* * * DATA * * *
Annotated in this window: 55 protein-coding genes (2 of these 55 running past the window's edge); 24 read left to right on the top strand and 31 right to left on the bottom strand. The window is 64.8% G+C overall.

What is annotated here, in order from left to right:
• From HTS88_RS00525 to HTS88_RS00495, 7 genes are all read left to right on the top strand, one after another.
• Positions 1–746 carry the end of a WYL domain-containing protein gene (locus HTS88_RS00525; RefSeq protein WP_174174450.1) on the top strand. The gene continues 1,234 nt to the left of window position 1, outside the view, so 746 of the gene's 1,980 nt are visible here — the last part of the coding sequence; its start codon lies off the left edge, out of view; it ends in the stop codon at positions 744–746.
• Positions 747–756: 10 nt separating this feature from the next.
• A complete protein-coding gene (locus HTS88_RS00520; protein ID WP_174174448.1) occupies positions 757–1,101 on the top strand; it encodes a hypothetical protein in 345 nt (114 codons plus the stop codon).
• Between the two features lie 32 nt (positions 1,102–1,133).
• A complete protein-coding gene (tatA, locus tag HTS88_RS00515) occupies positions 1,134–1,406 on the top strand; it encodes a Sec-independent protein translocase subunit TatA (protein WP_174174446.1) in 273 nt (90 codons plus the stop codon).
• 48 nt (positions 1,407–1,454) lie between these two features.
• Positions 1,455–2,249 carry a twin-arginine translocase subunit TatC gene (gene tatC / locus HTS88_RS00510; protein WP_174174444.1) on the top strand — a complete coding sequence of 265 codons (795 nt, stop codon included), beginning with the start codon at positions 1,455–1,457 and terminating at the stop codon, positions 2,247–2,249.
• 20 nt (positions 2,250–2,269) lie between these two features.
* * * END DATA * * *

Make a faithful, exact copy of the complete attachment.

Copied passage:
Annotated in this window: 55 protein-coding genes (2 of these 55 running past the window's edge); 24 read left to right on the top strand and 31 right to left on the bottom strand. The window is 64.8% G+C overall.

What is annotated here, in order from left to right:
• From HTS88_RS00525 to HTS88_RS00495, 7 genes are all read left to right on the top strand, one after another.
• Positions 1–746 carry the end of a WYL domain-containing protein gene (locus HTS88_RS00525; RefSeq protein WP_174174450.1) on the top strand. The gene continues 1,234 nt to the left of window position 1, outside the view, so 746 of the gene's 1,980 nt are visible here — the last part of the coding sequence; its start codon lies off the left edge, out of view; it ends in the stop codon at positions 744–746.
• Positions 747–756: 10 nt separating this feature from the next.
• A complete protein-coding gene (locus HTS88_RS00520; protein ID WP_174174448.1) occupies positions 757–1,101 on the top strand; it encodes a hypothetical protein in 345 nt (114 codons plus the stop codon).
• Between the two features lie 32 nt (positions 1,102–1,133).
• A complete protein-coding gene (tatA, locus tag HTS88_RS00515) occupies positions 1,134–1,406 on the top strand; it encodes a Sec-independent protein translocase subunit TatA (protein WP_174174446.1) in 273 nt (90 codons plus the stop codon).
• 48 nt (positions 1,407–1,454) lie between these two features.
• Positions 1,455–2,249 carry a twin-arginine translocase subunit TatC gene (gene tatC / locus HTS88_RS00510; protein WP_174174444.1) on the top strand — a complete coding sequence of 265 codons (795 nt, stop codon included), beginning with the start codon at positions 1,455–1,457 and terminating at the stop codon, positions 2,247–2,249.
• 20 nt (positions 2,250–2,269) lie between these two features.